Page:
There's an old joke about two mathematicians in a cafe. They're arguing about whether ordinary people understand basic mathematics. The first mathematician says yes, of course they do! And the second disagrees.

The second mathematician goes to the toilet, and the first calls over their blonde waitress. He says to her, "in a minute my friend is going to come back from the toilet, and I'm going to ask you a question. I want you to reply, "one third x cubed.'"

"One ther desque," she repeats.

"One third x cubed," the mathematician tries again.

"One thir dek scubed."

"That'll do," he says, and she heads off. The second mathematician returns from the toilet and the first lays him a challenge. "I'll prove it. I'll call over that blonde waitress and ask her a simple integration question, and see if she can answer." The second mathematician agrees, and they call her over.

"My friend and I have a question," the first mathematician asks the waitress. "Do you know what is the integral of x squared?"

"One thir dek scubed," she answers and the second mathematician is impressed and concedes the point.

And as she walks away, the waitress calls over her shoulder,

"Plus a constant."

One of the most useful concepts ever:

the

**Curse of Knowledge**.Explaining something to someone? Zoom out. Back up. What if that person were an alien, how much more context would you need to explain?

The curse of knowledge is a cognitive bias that occurs when an individual, who is communicating with others, assumes that others have information that is only available to themselves, assuming they all share a background and understanding. This bias is also called by some authors the curse of expertise.

NOP is $EA, of course, and... um...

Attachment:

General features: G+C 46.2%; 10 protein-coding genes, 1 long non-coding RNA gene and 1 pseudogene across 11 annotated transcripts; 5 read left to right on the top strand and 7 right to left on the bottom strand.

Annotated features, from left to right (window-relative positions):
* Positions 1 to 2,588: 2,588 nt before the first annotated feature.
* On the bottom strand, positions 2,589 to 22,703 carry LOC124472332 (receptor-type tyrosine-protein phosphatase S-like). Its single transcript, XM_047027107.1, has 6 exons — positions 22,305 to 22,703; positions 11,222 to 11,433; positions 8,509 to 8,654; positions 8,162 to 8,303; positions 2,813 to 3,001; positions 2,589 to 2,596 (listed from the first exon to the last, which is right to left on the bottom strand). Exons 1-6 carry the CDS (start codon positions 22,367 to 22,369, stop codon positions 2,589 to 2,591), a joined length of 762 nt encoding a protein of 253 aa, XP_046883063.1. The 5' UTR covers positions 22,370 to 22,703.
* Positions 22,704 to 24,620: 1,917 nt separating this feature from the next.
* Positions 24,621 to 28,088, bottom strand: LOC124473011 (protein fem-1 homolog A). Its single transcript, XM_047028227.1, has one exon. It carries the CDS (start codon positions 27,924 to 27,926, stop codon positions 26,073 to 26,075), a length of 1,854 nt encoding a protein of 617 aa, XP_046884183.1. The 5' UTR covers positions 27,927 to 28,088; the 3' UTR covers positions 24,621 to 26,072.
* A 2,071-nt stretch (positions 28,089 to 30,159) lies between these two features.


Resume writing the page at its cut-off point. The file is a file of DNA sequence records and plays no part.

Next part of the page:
...sorry, I'm just a Commodore 64 scrub, I don't know nothing about this high and mighty Intel 8086 nonsense.

[looking up]

...it's 0x90 on IA-32?

*WHAT?*Someone told me*every*processor used 0xEA because that was commonly agreed and readily apparent. ...guess I was wrongof course

*nods along*Here's the source:

And the alt text:

How could anyone consider themselves a well-rounded adult without a basic understanding of silicate geochemistry? Silicates are everywhere! It's hard to throw a rock without throwing one!

"oh you laughed at that joke despite the fact that the bridge followed the falling action instead of preceding the punch word? Amateurs shouldn't be allowed to watch comedy."

Is there any situation where you'd want to remember the opcodes? Disassemblers should give you user-friendly assembly code, without any need to look at the raw numbers. Maybe it's useful to remember which instructions are pseudo instructions (so you know stuff like

`jz`

(jump if zero) being the same as`je`

(jump if equal) making it easier to understand the disassembly), but I don't think you need to remember the opcode numbers for that.Edit: Maybe with malware analysis where the malware in question may be obfuscated in interesting ways to make the job of binary analysis harder?

Blue collar fucking aircraft worker and I get it.